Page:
The average annual contribution of each Canadian in health system is estimated at around $2.500. To finance the industry some provinces use additional sources (sales tax, lottery and voluntary donations). In 2005, the Canadian budget has been allocated $148bn. for healthcare services. Hospital care and pharmaceuticals purchases are the most significant expenditure items of today. Nearly 70% of all the spendings are funded by the state, another 30% are accumulated from taxes and out of pocket payment. Additional insurance purchased citizens, covers the cost of a stay in a private room, medicine, dental services and other expenses. Public health insurance programs provide free maintenance in hospitals, including the services of doctors and nurses (diagnostics, treatments, surgery). Beauty care for women in childbirth in food hospitals are paid by patients themselves.
The insurance program operating in all the provinces of Canada provides free access to health care for patients regardless of their place of payment of taxes (with the exception of Quebec). In this province non-residents cover medical services fully, although upon the return to the province of residence the costs are reimbursed.
Provinces and territories provide extended medical care programs to those population categories that are less protected: the elderly, children, the unemployed and the mentally ill. The list of such services includes the following services: practical assistance to the disabled, the elderly; pharmaceutical coverage; dental care; ophthalmologist services; provision of various tools for people with disabilities (prostheses, wheelchairs), and etc..
In the absence of an insurance policy using health care services in Canada is a very expensive affair, almost inaccessible to the average inhabitant of the country.
Nursing services scope of work
Nurses in Canada, working as part of multidisciplinary teams, provide assistance to patients in accordance with the plan of nursing care and appointments issued by the doctors. Nursing practice involves a number of interrelated areas:
- Direct patients assistance;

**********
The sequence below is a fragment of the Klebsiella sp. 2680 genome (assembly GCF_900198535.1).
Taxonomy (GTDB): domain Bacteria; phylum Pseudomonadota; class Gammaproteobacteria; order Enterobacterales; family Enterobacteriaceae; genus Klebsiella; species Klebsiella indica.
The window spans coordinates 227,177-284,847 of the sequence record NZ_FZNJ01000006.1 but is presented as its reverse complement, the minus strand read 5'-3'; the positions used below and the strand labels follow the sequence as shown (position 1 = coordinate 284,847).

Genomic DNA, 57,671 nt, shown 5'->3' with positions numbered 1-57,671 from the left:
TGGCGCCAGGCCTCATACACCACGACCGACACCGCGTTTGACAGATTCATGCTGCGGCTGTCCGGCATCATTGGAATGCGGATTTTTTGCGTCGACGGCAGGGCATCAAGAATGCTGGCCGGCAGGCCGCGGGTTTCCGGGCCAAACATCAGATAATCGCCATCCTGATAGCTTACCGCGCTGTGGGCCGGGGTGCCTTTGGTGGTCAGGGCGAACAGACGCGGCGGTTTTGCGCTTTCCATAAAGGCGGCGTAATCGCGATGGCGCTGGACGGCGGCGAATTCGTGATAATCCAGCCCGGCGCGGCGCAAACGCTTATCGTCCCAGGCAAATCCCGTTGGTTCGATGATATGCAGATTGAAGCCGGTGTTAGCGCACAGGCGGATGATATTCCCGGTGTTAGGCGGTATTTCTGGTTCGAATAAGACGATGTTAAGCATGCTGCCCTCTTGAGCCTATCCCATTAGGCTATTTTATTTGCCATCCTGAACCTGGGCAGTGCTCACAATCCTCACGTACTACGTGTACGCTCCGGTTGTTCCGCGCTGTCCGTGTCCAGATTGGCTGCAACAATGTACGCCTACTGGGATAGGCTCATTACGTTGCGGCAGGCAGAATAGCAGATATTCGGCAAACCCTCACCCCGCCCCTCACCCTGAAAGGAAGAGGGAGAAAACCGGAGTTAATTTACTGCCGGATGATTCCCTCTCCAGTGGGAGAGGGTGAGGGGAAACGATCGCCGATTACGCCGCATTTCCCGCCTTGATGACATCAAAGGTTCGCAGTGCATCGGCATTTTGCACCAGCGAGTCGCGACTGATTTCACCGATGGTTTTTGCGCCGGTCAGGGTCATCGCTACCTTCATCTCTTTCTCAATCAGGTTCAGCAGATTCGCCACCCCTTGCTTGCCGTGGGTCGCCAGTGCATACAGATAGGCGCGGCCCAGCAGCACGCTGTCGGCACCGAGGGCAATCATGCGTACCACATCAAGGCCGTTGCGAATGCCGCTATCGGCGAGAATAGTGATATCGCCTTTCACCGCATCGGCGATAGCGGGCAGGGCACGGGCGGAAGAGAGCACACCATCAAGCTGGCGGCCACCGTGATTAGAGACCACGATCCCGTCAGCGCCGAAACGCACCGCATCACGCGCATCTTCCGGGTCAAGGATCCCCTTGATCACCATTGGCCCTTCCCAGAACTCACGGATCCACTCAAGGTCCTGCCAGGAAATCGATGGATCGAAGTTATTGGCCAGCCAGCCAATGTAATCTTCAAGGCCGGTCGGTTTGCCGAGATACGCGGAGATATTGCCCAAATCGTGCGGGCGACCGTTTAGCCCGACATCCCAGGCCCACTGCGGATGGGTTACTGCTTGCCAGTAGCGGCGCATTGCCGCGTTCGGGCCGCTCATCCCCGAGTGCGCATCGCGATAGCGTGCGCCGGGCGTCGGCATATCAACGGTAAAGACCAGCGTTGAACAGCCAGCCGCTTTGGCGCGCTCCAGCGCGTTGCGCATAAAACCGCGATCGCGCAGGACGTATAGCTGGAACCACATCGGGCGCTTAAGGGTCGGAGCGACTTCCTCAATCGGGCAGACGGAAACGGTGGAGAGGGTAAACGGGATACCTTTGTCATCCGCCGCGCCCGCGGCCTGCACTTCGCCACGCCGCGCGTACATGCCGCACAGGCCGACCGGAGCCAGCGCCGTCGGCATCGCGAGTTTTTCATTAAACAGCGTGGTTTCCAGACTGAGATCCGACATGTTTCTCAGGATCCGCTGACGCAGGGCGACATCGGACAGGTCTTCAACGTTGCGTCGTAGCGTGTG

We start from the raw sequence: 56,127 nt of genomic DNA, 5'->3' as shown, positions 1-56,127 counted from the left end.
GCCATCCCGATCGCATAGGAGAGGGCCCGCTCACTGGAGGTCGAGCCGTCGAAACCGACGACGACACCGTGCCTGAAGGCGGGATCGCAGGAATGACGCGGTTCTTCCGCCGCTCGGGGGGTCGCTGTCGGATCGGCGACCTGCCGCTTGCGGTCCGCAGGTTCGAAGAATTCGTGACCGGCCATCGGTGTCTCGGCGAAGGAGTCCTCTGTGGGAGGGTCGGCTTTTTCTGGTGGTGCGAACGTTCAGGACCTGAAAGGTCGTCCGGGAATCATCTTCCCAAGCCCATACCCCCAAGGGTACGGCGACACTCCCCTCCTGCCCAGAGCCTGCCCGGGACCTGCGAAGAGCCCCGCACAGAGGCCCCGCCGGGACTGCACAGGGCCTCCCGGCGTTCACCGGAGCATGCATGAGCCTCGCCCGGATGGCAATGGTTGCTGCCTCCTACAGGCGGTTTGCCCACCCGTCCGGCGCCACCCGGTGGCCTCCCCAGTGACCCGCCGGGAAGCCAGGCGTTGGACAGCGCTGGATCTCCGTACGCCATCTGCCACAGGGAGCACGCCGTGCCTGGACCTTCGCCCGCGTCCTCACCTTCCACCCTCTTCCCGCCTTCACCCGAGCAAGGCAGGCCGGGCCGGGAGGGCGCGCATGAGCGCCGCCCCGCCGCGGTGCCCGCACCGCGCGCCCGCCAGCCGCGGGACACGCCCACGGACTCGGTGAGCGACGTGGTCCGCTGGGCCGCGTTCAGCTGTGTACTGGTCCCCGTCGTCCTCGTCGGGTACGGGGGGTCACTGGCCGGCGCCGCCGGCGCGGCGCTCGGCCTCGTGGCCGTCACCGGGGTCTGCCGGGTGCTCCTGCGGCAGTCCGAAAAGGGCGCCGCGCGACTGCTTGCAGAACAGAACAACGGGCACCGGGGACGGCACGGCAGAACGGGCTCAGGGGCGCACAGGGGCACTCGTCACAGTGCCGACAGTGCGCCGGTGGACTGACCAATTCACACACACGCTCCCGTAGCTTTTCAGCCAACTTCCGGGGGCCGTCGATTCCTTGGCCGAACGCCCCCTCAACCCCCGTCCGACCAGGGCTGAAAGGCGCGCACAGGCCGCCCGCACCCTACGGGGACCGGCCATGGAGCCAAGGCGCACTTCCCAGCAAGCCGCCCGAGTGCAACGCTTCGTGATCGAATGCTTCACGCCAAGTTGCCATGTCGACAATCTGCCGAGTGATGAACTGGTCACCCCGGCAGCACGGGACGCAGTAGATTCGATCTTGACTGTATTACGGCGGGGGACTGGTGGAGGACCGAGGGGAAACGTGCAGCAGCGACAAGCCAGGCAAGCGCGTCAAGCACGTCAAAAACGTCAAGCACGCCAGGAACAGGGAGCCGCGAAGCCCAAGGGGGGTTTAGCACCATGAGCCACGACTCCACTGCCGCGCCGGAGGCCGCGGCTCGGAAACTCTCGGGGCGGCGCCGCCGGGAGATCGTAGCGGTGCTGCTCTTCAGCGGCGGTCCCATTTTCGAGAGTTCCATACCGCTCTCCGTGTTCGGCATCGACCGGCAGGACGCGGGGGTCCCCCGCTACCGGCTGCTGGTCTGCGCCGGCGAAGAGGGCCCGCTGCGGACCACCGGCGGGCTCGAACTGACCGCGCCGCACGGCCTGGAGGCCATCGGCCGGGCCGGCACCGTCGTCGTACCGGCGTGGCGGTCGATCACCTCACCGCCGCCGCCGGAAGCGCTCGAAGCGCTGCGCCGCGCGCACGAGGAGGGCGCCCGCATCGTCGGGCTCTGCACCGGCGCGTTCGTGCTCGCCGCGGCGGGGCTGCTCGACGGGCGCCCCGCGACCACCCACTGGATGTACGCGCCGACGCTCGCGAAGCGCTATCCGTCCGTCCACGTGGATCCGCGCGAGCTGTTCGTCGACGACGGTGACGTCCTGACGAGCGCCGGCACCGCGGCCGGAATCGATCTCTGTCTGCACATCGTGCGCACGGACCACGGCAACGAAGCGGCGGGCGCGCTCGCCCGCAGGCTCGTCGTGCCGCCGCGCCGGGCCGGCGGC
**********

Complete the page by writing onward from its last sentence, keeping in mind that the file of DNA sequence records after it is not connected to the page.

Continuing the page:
- Working in education field;
- Implementing administrative tasks;
- The development of nursing policies; conducting scientific work.
The basis of nursing practice is direct patient care, but regardless of affiliation to a particular field of activity all the personnel is guided by the approved standards of nursing practice.
The golden era of healthcare is sinking into oblivion?
One of the most controversial aspects of the Canadian healthcare is long waiting lists. This is particularly true in situations where patients have to wait, in spite of the presence of acute pain (e.g., if some surgery is required) or in a particularly bad conditions (while waiting for cancer surgery, radio or chemotherapy). As family physicians generally work autonomously, without there is lack of organizations where patients can refer to 24 hours a day, 7 days a week to get the necessary consultation. As a result, an excessive congestion at emergency rooms of hospitals, as well as additional waste handling in commercial clinics are observed. The country is supposed to carry out reforms aimed at creating groups of primary care physicians with an extended working day (they are expected to work in different fields: nurses, doctors, therapists and specialists). The forms of remuneration is another concern: a fixed fixed salary and payments per services provided are not universally equal and depend on the region, specialization type and etc.